Actors and sportspersons are increasingly blacklisting products like colas and fairness creams.
Urvi Malvania explores what lies behind the concern among endorsers over brands they promote and how will it impact both.
Colas, fairness creams, alcohol, cigarettes are increasingly finding themselves on the blacklists of a growing number of endorsers.
Be it Virat Kohli's recent announcement that he will think twice before putting his weight behind a brand he does not consume (read colas) or the backlash that actor Deepika Padukone faced on social media for her endorsement of Coke or the denouement of fairness creams by a group of actors, the brand-ambassador relationship is fraying at the edges. And marketers say, pushing the two to rethink their associations.
"As a part of our brand journey and the evolving consumer perceptions around authenticity, we are going back to romancing our products, especially in the 'fun for you' categories, says a Pepsi spokesperson. 'Fun for you' stands for the cola portfolio, and this is where the company has been at the receiving end of endorser disenchantment.
Pepsi is not the only one being picked upon; Coca Cola and Deepika Padukone were subjected to a barrage of tweets and comments on social media over the 'Taste the Happiness' campaign. Fans have labeled her irresponsible for endorsing a fizzy drink.
The fear of social media backlash is one of the forces driving endorser concern over brand lists. There are other reasons too -- disagreement over fees and a desire to adopt a social cause to further their image are common reasons, too.
Bharat Bambawale, former global brand director of Airtel and founder of brand consultancy BB&A, says, "For a long time, celebrities indulged in what I would call a mercenary use of their persona for brand support. But now, with increased awareness 'to do the right thing', finally some of them have started taking a stand.
"Also, today celebrities are more informed about the products they endorse and in a better position to make a sensible choice (as compared to say, 20 years back)."
Kohli's distancing himself from Pepsi is being seen in this light. While he may have been less discriminating at the start of his career, many believe he is now aware and can also afford to take a stand.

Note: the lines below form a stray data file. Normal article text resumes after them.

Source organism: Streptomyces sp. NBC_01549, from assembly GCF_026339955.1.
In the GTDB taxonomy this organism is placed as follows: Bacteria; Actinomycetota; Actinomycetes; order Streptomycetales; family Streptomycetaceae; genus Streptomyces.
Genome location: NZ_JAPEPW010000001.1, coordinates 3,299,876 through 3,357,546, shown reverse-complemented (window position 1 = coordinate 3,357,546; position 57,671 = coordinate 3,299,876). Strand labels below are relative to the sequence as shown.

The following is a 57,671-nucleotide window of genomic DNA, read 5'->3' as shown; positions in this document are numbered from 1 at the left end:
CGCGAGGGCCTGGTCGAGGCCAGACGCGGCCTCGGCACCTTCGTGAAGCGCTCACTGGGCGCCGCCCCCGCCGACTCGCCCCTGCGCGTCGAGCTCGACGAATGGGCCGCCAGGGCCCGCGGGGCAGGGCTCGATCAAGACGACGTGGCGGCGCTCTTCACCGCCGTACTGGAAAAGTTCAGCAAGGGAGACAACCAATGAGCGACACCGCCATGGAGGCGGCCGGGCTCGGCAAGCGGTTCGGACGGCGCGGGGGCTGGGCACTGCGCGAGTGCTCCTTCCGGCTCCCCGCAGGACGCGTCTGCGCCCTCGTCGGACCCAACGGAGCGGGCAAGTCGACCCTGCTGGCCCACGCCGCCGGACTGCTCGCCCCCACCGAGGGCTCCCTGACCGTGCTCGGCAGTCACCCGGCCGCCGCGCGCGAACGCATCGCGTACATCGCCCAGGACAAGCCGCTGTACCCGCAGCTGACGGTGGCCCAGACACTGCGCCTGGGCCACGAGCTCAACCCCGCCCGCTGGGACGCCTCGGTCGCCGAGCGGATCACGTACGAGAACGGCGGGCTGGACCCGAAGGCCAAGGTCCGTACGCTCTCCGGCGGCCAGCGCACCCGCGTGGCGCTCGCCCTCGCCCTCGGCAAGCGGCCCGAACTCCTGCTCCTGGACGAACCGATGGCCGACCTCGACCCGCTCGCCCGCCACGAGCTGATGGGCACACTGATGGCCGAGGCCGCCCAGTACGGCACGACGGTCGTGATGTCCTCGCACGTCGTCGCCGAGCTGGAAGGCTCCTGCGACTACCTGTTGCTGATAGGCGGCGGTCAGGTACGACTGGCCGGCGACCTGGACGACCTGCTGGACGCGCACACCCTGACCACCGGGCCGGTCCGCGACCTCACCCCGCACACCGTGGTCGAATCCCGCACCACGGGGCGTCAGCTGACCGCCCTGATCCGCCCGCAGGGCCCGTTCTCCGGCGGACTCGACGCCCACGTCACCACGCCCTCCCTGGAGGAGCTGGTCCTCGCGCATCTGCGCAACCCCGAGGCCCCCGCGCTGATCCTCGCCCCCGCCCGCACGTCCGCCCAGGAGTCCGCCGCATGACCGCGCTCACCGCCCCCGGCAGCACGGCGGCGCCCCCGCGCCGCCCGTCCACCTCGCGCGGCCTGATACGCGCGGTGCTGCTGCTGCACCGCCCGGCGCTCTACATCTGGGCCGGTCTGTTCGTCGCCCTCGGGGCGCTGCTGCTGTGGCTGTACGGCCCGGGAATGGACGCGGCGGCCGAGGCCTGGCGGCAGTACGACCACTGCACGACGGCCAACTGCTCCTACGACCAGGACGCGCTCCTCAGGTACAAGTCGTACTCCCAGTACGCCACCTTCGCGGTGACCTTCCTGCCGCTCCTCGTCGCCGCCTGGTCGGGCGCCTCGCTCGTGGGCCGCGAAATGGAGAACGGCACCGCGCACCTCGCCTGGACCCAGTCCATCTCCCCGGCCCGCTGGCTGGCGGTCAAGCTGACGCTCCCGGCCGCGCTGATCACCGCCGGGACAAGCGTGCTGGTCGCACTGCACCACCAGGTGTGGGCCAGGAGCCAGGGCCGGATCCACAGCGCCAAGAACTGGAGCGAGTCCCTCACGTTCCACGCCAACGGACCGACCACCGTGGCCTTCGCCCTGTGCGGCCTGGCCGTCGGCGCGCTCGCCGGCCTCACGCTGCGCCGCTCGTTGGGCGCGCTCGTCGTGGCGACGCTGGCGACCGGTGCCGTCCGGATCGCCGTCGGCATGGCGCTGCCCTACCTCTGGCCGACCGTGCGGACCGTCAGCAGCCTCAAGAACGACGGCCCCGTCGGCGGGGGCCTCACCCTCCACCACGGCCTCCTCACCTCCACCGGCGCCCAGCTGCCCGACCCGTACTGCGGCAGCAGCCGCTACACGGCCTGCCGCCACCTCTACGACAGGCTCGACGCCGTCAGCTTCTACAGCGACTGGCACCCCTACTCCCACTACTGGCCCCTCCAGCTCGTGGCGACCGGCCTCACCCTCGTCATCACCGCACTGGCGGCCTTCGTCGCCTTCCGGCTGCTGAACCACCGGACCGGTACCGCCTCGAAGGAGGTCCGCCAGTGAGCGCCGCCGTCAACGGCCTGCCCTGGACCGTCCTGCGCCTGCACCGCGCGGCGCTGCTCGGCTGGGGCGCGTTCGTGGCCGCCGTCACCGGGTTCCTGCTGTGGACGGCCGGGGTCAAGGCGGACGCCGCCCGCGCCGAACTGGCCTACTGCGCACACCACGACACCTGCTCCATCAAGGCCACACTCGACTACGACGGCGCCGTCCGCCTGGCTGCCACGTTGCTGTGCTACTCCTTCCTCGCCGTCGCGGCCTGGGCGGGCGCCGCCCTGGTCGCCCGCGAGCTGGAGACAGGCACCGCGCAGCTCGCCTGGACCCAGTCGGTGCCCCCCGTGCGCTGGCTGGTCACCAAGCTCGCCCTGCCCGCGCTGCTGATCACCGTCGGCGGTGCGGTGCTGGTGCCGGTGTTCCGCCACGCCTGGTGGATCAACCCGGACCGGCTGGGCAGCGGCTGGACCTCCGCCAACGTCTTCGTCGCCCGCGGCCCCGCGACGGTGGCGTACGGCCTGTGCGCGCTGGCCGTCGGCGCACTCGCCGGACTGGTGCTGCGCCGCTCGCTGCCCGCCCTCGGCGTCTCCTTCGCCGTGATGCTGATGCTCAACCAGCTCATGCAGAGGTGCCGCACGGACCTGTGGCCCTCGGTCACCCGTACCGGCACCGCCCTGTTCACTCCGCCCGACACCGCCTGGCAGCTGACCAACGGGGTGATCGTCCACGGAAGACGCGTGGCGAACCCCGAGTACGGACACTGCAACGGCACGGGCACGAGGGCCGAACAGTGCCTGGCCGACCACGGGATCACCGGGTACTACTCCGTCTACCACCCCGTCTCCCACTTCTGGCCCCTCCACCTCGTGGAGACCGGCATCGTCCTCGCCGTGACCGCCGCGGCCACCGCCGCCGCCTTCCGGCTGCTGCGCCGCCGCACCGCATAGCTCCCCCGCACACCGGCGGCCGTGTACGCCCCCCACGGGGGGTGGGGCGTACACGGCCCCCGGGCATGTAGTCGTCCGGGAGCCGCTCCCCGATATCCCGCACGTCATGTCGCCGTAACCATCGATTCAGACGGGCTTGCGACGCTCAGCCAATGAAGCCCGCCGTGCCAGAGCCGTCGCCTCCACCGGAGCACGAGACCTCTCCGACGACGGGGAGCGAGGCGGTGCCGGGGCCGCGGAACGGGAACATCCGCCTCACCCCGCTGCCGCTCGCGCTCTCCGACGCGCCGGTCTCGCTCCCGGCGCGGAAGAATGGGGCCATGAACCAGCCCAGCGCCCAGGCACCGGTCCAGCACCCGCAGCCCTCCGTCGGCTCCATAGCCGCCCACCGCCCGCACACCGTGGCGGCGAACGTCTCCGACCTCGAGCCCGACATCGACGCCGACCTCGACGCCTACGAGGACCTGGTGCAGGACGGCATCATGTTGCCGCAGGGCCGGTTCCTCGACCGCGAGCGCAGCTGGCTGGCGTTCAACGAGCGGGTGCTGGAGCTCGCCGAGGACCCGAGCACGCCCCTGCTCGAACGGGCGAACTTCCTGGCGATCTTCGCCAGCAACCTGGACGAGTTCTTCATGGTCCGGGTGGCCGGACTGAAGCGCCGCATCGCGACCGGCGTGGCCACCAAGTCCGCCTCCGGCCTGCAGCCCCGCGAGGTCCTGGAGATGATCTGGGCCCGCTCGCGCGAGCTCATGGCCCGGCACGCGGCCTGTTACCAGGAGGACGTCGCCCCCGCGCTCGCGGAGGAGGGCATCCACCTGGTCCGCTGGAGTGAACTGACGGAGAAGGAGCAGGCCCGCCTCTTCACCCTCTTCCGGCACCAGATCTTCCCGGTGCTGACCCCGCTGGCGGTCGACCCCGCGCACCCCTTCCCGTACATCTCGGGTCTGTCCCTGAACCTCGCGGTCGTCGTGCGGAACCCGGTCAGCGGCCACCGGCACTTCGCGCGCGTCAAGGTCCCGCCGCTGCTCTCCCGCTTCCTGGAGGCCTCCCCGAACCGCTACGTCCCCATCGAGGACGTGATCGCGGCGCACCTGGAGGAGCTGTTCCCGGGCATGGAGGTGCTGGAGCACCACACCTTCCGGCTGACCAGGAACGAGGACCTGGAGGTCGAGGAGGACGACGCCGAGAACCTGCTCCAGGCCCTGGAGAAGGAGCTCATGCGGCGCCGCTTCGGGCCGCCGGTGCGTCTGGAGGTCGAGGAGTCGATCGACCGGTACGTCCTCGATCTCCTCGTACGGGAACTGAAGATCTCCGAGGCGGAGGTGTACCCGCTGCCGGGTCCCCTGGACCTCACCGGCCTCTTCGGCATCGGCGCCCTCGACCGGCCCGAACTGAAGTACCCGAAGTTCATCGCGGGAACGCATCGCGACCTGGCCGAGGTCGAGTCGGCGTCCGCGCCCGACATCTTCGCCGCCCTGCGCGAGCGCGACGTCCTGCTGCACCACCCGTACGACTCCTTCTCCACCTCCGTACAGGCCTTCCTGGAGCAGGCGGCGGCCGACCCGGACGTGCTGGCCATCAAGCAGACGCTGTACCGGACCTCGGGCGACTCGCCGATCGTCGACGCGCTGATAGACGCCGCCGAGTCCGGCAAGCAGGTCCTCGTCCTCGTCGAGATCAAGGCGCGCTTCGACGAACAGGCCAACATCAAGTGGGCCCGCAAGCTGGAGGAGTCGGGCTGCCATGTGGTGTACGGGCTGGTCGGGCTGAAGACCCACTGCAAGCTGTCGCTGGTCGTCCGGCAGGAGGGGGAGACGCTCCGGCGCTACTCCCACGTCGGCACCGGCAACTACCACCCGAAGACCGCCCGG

Prabhakar Mundkur, chief mentor of Hinduja Global Solutions (HGS), says that there is a mix of factors at play. "Celebrities stand to lose more from the negative conversation around a brand they endorse. It could be a case of self-preservation and also many have made enough to let go of a pay cheque," he adds.
Kohli's rethink comes after a six year stint with Pepsi. Amitabh Bachchan broke away after a 14 year association.
While many see this as an opportunistic move on the part of the endorsers, there are those who see it is a case of learning with the times. The young are becoming more conscious about their consumption choices and driving their icons to take such a call.
A similar story is unfolding over fairness creams.
A number of actors have refused to sign on for brands such as Fair & Lovely, Fair & Handsome and the skin lightening/whiteness products of Garnier, Nivea and Emami. Those who do are under pressure from fans and fellow actors to move away.
The Consumer Protection Act is also forcing endorsers to consider fairness claims more closely. Hindustan Unilever, which owns the Fair & Lovely brand, said that it would not comment on the story.
"Whatever the reasons, brands must go back to the drawing board. For long, brands have been using celebrity endorsers as a substitute for clarity [in communication]and strategy," Bambawale says.
This is perhaps why Pepsico is recalibrating its brand-endorser engagement. It does not see celebrities as cola endorsers, but as its spokesperson says, "In certain categories like health and nutrition, we will continue to build on the sources of authority model. For example, leveraging Chef Vikas Khanna for our Quaker range, Sachin Tendulkar for Quaker Oats and Milk and P V Sindhu for Gatorade."